Studies Find Links Between Dog Cancers and Lawn Chemicals

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6.8.17 Lawn Chemicals Linked to Dog Cancer1



Because herbicides are created with the intent to kill, it should come as no surprise that new studies have linked them – particularly the ones that contain 2,4-D (one of the main ingredients in Agent Orange – to at least two kinds of cancer in dogs.  Even dogs whose lawns haven’t been treated have been found with the toxic chemicals in their bodies.

Spraying lawns with herbicides and pesticides may rid them of what people believe to be “pests,” but slugs and bugs have their place on this planet, too.  Rodents and birds eat the grubs, which are then in turn sometimes consumed by neighborhood cats and dogs, so the poisons affect much more than their intended targets.  Even if pets don’t eat outdoor critters, they and people can track pesticides in with them.

There have been numerous studies on 2,4-D (2,4-Dichlorophenoxyacetic acid) showing the detrimental effects on many forms of life.  It’s an endocrine-disrupting chemical, meaning that it mimics or inhibits the body’s hormones, specifically targeting the thyroid.  It can also decrease fertility and raise the risks of birth defects.

This toxin is used as more than just a dandelion and clover killer; it’s also used on cereal crops, orchards, and pastures.  It has made its way into the groundwater and drinking water in many places, and runoff from large farms is killing aquatic life.

Tufts University School of Veterinary Medicine conducted a six-year study and found that the use of lawn pesticides was associated with a greater risk of canine malignant lymphoma (CML), a model for non-Hodgkin’s lymphoma (NHL) in humans.


6.8.17 Lawn Chemicals Linked to Dog Cancer2


“Specifically, the use of professionally applied pesticides was associated with a significant 70% higher risk of CML,” the authors stated.  “Risk was also higher in those reporting use of self-applied insect growth regulators.”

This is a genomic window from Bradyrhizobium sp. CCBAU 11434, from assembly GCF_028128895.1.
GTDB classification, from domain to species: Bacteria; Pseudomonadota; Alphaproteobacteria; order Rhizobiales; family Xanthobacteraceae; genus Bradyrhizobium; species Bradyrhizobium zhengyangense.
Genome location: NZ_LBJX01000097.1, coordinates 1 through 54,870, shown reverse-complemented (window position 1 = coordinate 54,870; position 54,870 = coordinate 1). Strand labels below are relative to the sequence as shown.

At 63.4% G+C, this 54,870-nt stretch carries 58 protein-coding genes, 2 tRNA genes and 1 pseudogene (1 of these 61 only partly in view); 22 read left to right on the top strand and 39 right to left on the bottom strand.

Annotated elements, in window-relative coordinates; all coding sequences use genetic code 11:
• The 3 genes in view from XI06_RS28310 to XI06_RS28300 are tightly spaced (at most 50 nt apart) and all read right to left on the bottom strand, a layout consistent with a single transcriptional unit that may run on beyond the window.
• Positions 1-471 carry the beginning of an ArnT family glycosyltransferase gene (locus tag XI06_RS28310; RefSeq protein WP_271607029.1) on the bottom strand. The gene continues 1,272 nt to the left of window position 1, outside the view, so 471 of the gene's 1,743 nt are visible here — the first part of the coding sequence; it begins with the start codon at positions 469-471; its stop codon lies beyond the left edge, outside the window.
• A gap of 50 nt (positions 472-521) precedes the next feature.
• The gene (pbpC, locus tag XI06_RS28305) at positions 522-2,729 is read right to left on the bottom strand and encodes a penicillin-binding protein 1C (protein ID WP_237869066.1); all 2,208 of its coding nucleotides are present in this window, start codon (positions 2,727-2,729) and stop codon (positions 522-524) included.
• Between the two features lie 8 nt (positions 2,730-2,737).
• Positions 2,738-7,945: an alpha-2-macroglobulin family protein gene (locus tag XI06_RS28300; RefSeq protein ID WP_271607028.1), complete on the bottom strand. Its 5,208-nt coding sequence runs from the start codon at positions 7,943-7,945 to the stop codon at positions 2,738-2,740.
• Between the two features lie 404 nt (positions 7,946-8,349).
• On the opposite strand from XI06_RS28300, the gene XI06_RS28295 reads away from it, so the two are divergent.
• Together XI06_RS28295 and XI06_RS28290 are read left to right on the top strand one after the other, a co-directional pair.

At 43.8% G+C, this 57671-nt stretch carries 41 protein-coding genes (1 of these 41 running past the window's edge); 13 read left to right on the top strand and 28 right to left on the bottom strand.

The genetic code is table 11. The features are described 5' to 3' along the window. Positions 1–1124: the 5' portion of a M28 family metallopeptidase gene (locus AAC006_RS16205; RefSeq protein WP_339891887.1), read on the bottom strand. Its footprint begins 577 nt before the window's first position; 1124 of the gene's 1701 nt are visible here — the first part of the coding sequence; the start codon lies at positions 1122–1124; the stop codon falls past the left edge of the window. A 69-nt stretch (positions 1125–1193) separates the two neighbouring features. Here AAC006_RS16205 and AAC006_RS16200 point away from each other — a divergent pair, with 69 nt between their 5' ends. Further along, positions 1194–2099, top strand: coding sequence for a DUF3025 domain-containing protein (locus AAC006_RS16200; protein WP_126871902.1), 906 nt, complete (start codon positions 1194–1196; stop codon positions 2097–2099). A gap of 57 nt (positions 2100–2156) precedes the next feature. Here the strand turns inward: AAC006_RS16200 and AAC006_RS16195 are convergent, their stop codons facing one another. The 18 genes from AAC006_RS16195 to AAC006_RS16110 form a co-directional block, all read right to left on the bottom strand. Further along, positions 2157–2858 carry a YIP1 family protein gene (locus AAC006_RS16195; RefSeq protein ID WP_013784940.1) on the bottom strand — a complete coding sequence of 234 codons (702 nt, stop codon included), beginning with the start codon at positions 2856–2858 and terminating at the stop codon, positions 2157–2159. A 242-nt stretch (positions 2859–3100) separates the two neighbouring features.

An earlier study showed that herbicides with 2,4-D doubled the risk of CML when owners sprayed their lawns four or more times in a year.

A study from 2013 demonstrated that the risk of dogs developing bladder cancer was “significantly higher” following the use of 2,4-D herbicides.  Some breed of dogs, such as Beagles, Scottish Terriers, Shetland Sheepdogs, West Highland White Terriers, and Wire Hair Fox Terriers, have a genetic predisposition to bladder cancer, and are likely even more susceptible to developing it when exposed to lawn chemicals.

“Chemicals were detected in the urine of dogs in 14 of 25 households before lawn treatment, in 19 of 25 households after lawn treatment, and in 4 of 8 untreated households,” the study concluded.  “Chemicals were commonly detected in grass residues from treated lawns, and from untreated lawns suggesting chemical drift from nearby treated areas.”

It would be wise to keep far away from any lawns that have been treated with toxic chemicals.  Parents and dog owners may want to consider asking their municipalities if pesticides or herbicides are used in their local parks.  For more information, visit the National Pesticide Information Center.